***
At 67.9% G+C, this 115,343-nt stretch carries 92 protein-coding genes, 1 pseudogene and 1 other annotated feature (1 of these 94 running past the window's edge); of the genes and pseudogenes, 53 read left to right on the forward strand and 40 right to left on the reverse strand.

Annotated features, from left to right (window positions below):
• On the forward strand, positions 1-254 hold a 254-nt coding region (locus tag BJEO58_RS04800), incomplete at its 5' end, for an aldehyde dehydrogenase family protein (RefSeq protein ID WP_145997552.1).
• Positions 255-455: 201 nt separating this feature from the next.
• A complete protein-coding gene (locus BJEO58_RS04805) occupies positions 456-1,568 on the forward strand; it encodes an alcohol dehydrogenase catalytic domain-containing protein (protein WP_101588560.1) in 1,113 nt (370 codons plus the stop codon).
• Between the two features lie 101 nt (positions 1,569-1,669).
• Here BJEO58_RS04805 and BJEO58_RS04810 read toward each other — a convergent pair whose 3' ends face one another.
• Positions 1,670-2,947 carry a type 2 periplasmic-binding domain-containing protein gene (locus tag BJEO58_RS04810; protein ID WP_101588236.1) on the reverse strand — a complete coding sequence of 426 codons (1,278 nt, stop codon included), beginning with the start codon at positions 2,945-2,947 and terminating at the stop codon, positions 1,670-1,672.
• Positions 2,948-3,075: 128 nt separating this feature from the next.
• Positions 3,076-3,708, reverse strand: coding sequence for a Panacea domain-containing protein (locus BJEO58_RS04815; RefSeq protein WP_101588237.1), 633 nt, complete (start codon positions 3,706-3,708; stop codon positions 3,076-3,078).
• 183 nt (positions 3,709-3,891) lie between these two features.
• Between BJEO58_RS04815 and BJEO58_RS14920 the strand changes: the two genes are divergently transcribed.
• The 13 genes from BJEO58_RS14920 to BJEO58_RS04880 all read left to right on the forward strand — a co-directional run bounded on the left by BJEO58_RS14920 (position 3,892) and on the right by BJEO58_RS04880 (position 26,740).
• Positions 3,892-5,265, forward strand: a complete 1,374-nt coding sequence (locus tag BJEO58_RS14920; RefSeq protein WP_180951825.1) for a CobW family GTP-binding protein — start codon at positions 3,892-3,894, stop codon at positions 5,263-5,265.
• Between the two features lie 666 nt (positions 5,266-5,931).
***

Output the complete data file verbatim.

At 67.9% G+C, this 115,343-nt stretch carries 92 protein-coding genes, 1 pseudogene and 1 other annotated feature (1 of these 94 running past the window's edge); of the genes and pseudogenes, 53 read left to right on the forward strand and 40 right to left on the reverse strand.

Annotated features, from left to right (window positions below):
• On the forward strand, positions 1-254 hold a 254-nt coding region (locus tag BJEO58_RS04800), incomplete at its 5' end, for an aldehyde dehydrogenase family protein (RefSeq protein ID WP_145997552.1).
• Positions 255-455: 201 nt separating this feature from the next.
• A complete protein-coding gene (locus BJEO58_RS04805) occupies positions 456-1,568 on the forward strand; it encodes an alcohol dehydrogenase catalytic domain-containing protein (protein WP_101588560.1) in 1,113 nt (370 codons plus the stop codon).
• Between the two features lie 101 nt (positions 1,569-1,669).
• Here BJEO58_RS04805 and BJEO58_RS04810 read toward each other — a convergent pair whose 3' ends face one another.
• Positions 1,670-2,947 carry a type 2 periplasmic-binding domain-containing protein gene (locus tag BJEO58_RS04810; protein ID WP_101588236.1) on the reverse strand — a complete coding sequence of 426 codons (1,278 nt, stop codon included), beginning with the start codon at positions 2,945-2,947 and terminating at the stop codon, positions 1,670-1,672.
• Positions 2,948-3,075: 128 nt separating this feature from the next.
• Positions 3,076-3,708, reverse strand: coding sequence for a Panacea domain-containing protein (locus BJEO58_RS04815; RefSeq protein WP_101588237.1), 633 nt, complete (start codon positions 3,706-3,708; stop codon positions 3,076-3,078).
• 183 nt (positions 3,709-3,891) lie between these two features.
• Between BJEO58_RS04815 and BJEO58_RS14920 the strand changes: the two genes are divergently transcribed.
• The 13 genes from BJEO58_RS14920 to BJEO58_RS04880 all read left to right on the forward strand — a co-directional run bounded on the left by BJEO58_RS14920 (position 3,892) and on the right by BJEO58_RS04880 (position 26,740).
• Positions 3,892-5,265, forward strand: a complete 1,374-nt coding sequence (locus tag BJEO58_RS14920; RefSeq protein WP_180951825.1) for a CobW family GTP-binding protein — start codon at positions 3,892-3,894, stop codon at positions 5,263-5,265.
• Between the two features lie 666 nt (positions 5,266-5,931).